Three weeks after the publication of my open memo to Facebook CEO Mark Zuckerberg – first published by Business Insider on June 8, 2011 – plaintiff lawyers from law firms DLA Piper LLP and Lippes Mathias Wexler Friedman LLP dropped out of their lawsuit against Facebook, despite the awaiting percentage of a potential $25 billion bounty. This memo, with the subject, “Grounds for Early Dismissal of Ceglia’s Claims — Paul Ceglia’s $25 Billion Mistake,” was written by me to provide assistance to Zuckerberg in response to a recent lawsuit filed by Paul Ceglia where he claims to have emails from 2004 which show Mark Zuckerberg allotted him 50% of Facebook equity.
I had written this memo so that Zuckerberg could ensure his lawyers were well versed in court requirements for admission of email into evidence should the authenticity of an email become challenged. In this case, Ceglia v. Zuckerberg (1:10-cv-00569, U.S. District Court, Western District of New York), if Facebook lawyers are able to convince the court to deny admission of email central to Ceglia’s case, Facebook lawyers will have gained a meaningful courtroom advantage. My memo methodologically steps Facebook lawyers through the common misconceptions associated with abilities to authenticate who said what to whom and when, by email. The memo then provides Facebook counsel with a recipe to successfully argue to the court that the court should deny admission into evidence central emails touted by Facebook’s opponent.
Facebook opponent Ceglia claims in court documents that he cut and pasted his emails with Zuckerberg from a Web-based email program into word-processing documents that he saved on floppy discs. The “Khan Memo” provides precise arguments and case law to support a position by the Court to deny admission into evidence email with disputed or questionable authenticity.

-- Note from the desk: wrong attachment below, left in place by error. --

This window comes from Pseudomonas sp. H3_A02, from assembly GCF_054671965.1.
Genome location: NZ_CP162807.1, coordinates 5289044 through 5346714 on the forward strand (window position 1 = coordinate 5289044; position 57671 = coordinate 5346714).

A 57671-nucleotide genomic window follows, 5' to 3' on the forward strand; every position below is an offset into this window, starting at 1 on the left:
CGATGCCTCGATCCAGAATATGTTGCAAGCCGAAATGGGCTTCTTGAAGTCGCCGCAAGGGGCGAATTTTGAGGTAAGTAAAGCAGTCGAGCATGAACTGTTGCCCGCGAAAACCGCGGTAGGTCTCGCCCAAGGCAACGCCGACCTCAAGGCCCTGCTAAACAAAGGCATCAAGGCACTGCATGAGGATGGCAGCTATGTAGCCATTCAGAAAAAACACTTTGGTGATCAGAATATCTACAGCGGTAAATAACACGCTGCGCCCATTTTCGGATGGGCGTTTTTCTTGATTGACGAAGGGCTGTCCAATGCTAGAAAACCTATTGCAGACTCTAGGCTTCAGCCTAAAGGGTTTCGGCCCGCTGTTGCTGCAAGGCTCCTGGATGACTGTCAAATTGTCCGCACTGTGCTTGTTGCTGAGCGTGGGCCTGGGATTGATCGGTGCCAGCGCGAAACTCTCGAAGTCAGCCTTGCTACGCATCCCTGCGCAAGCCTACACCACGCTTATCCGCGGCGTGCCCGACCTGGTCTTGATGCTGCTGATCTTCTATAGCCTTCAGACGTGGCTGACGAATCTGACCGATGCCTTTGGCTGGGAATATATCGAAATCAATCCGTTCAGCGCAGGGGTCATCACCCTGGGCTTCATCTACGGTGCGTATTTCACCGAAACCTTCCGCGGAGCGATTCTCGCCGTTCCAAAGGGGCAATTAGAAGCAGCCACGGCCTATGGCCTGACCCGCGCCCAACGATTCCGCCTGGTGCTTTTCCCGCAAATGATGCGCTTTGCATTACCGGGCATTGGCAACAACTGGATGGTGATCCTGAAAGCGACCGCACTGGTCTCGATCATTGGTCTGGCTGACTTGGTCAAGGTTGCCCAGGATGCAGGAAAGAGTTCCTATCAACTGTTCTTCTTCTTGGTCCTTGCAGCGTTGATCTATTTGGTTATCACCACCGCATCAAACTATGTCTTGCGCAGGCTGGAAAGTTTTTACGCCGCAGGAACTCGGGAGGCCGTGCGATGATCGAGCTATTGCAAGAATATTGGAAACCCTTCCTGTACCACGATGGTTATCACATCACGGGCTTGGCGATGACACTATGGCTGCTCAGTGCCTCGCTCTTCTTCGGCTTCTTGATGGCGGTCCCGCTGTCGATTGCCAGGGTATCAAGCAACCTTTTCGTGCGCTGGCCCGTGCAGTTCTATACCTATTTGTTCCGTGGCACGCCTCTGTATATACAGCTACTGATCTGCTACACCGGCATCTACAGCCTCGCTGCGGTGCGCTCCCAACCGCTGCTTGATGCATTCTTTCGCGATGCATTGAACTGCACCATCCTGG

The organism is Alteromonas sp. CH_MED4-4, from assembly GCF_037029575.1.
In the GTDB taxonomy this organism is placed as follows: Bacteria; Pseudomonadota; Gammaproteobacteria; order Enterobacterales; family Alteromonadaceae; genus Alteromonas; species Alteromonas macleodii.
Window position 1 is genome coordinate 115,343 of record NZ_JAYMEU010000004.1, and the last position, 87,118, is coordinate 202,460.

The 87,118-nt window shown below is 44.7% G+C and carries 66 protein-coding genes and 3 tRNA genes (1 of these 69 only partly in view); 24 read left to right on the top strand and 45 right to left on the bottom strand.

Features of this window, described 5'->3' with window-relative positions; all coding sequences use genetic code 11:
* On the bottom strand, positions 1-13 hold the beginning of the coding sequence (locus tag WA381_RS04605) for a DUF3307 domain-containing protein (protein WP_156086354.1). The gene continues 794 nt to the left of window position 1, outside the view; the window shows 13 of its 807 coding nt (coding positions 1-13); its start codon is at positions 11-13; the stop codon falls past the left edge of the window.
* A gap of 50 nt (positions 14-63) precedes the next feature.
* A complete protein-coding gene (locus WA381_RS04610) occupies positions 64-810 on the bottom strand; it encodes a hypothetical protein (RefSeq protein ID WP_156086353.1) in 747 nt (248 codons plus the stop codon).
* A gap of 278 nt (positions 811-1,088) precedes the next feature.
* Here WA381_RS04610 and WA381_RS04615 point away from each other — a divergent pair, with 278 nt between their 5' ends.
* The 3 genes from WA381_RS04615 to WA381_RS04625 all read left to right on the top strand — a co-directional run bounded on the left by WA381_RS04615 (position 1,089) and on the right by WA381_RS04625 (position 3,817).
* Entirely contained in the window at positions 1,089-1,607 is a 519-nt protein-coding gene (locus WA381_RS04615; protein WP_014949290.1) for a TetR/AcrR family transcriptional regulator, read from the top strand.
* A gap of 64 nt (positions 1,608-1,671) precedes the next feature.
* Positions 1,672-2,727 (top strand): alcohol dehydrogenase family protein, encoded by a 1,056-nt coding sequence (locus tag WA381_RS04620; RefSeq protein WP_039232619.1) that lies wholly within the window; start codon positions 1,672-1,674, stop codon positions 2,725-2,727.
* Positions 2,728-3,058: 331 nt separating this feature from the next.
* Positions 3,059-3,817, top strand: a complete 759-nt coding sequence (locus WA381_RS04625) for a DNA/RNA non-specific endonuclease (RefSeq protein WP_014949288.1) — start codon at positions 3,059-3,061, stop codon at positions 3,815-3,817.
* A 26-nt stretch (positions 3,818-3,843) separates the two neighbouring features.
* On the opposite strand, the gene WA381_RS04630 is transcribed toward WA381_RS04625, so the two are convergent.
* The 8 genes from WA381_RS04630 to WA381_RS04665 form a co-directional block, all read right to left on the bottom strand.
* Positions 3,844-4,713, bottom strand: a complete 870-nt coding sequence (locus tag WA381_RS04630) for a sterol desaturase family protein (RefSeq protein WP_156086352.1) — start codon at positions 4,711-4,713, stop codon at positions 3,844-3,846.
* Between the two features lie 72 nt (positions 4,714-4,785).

The unintended consequence: within three weeks of evaluating Ceglia’s email records in the context of the Khan Memo, lawyers from the firms DLA Piper LLP and Lippes Mathias Wexler Friedman LLP quit their representation of Ceglia, presumably now aware of the challenges that will be among those presented to the Court requesting it to deny admission of their central email evidence.
Score for Facebook.
If Ceglia had used services like those provided by RPost – if he had sent his correspondence by RPost Registered Email™ service – he would have automatically received a Registered Receipt™ email record for each Registered Email™ message sent. This Registered Receipt™ email provides the sender with verifiable legal and court-admissible records that serve as proof of who said what to whom and when, by email – verifiable proof of delivery, content with an official time stamp.
As Facebook’s attorneys and Zuckerberg begin their forensic examination of the original contracts and emails on Ceglia’s hard drive, provided that Ceglia turns over these materials in the next couple of weeks to comply with a recent court order, I again offer my expertise, as RPost is the holder of 35 patents related to third-party authentication of electronic messaging. After all, it was Ceglia who chose not to protect himself with RPost’s patented technology, and he therefore must accept the $25 billion consequences of his mistake.